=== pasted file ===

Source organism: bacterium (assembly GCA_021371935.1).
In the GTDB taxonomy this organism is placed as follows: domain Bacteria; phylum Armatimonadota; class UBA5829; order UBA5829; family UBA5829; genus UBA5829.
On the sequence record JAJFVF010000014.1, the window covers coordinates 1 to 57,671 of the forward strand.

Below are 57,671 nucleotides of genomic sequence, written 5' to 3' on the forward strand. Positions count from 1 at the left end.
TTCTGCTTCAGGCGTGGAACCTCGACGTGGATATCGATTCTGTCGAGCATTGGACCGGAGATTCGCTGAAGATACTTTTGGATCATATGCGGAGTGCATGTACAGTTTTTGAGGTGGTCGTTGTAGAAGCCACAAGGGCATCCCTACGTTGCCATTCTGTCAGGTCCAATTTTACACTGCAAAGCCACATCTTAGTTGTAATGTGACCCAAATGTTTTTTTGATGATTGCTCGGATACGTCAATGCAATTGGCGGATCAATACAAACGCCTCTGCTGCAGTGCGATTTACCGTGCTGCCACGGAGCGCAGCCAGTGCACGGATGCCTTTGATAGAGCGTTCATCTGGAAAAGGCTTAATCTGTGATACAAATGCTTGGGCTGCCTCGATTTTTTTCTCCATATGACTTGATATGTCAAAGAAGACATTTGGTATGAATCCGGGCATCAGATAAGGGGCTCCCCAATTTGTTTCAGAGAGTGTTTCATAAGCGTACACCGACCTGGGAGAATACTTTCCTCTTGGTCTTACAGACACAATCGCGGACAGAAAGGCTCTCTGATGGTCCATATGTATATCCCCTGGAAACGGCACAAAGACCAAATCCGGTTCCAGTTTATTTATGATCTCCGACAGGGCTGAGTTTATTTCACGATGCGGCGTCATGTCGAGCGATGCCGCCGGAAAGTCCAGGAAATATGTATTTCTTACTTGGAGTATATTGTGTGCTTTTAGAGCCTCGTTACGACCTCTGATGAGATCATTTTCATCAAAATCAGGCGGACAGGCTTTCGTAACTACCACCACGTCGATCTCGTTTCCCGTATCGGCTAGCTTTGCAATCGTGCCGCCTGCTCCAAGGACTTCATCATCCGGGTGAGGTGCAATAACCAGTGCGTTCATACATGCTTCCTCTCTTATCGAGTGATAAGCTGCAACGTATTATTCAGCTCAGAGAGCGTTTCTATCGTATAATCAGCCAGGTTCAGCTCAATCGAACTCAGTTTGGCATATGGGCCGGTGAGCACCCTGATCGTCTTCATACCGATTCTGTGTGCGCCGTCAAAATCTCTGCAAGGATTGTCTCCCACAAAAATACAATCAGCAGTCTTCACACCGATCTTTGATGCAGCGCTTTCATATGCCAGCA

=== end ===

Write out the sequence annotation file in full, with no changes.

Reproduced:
Source organism: bacterium (assembly GCA_021371935.1).
In the GTDB taxonomy this organism is placed as follows: domain Bacteria; phylum Armatimonadota; class UBA5829; order UBA5829; family UBA5829; genus UBA5829.
On the sequence record JAJFVF010000014.1, the window covers coordinates 1 to 57,671 of the forward strand.

Below are 57,671 nucleotides of genomic sequence, written 5' to 3' on the forward strand. Positions count from 1 at the left end.
TTCTGCTTCAGGCGTGGAACCTCGACGTGGATATCGATTCTGTCGAGCATTGGACCGGAGATTCGCTGAAGATACTTTTGGATCATATGCGGAGTGCATGTACAGTTTTTGAGGTGGTCGTTGTAGAAGCCACAAGGGCATCCCTACGTTGCCATTCTGTCAGGTCCAATTTTACACTGCAAAGCCACATCTTAGTTGTAATGTGACCCAAATGTTTTTTTGATGATTGCTCGGATACGTCAATGCAATTGGCGGATCAATACAAACGCCTCTGCTGCAGTGCGATTTACCGTGCTGCCACGGAGCGCAGCCAGTGCACGGATGCCTTTGATAGAGCGTTCATCTGGAAAAGGCTTAATCTGTGATACAAATGCTTGGGCTGCCTCGATTTTTTTCTCCATATGACTTGATATGTCAAAGAAGACATTTGGTATGAATCCGGGCATCAGATAAGGGGCTCCCCAATTTGTTTCAGAGAGTGTTTCATAAGCGTACACCGACCTGGGAGAATACTTTCCTCTTGGTCTTACAGACACAATCGCGGACAGAAAGGCTCTCTGATGGTCCATATGTATATCCCCTGGAAACGGCACAAAGACCAAATCCGGTTCCAGTTTATTTATGATCTCCGACAGGGCTGAGTTTATTTCACGATGCGGCGTCATGTCGAGCGATGCCGCCGGAAAGTCCAGGAAATATGTATTTCTTACTTGGAGTATATTGTGTGCTTTTAGAGCCTCGTTACGACCTCTGATGAGATCATTTTCATCAAAATCAGGCGGACAGGCTTTCGTAACTACCACCACGTCGATCTCGTTTCCCGTATCGGCTAGCTTTGCAATCGTGCCGCCTGCTCCAAGGACTTCATCATCCGGGTGAGGTGCAATAACCAGTGCGTTCATACATGCTTCCTCTCTTATCGAGTGATAAGCTGCAACGTATTATTCAGCTCAGAGAGCGTTTCTATCGTATAATCAGCCAGGTTCAGCTCAATCGAACTCAGTTTGGCATATGGGCCGGTGAGCACCCTGATCGTCTTCATACCGATTCTGTGTGCGCCGTCAAAATCTCTGCAAGGATTGTCTCCCACAAAAATACAATCAGCAGTCTTCACACCGATCTTTGATGCAGCGCTTTCATATGCCAGCA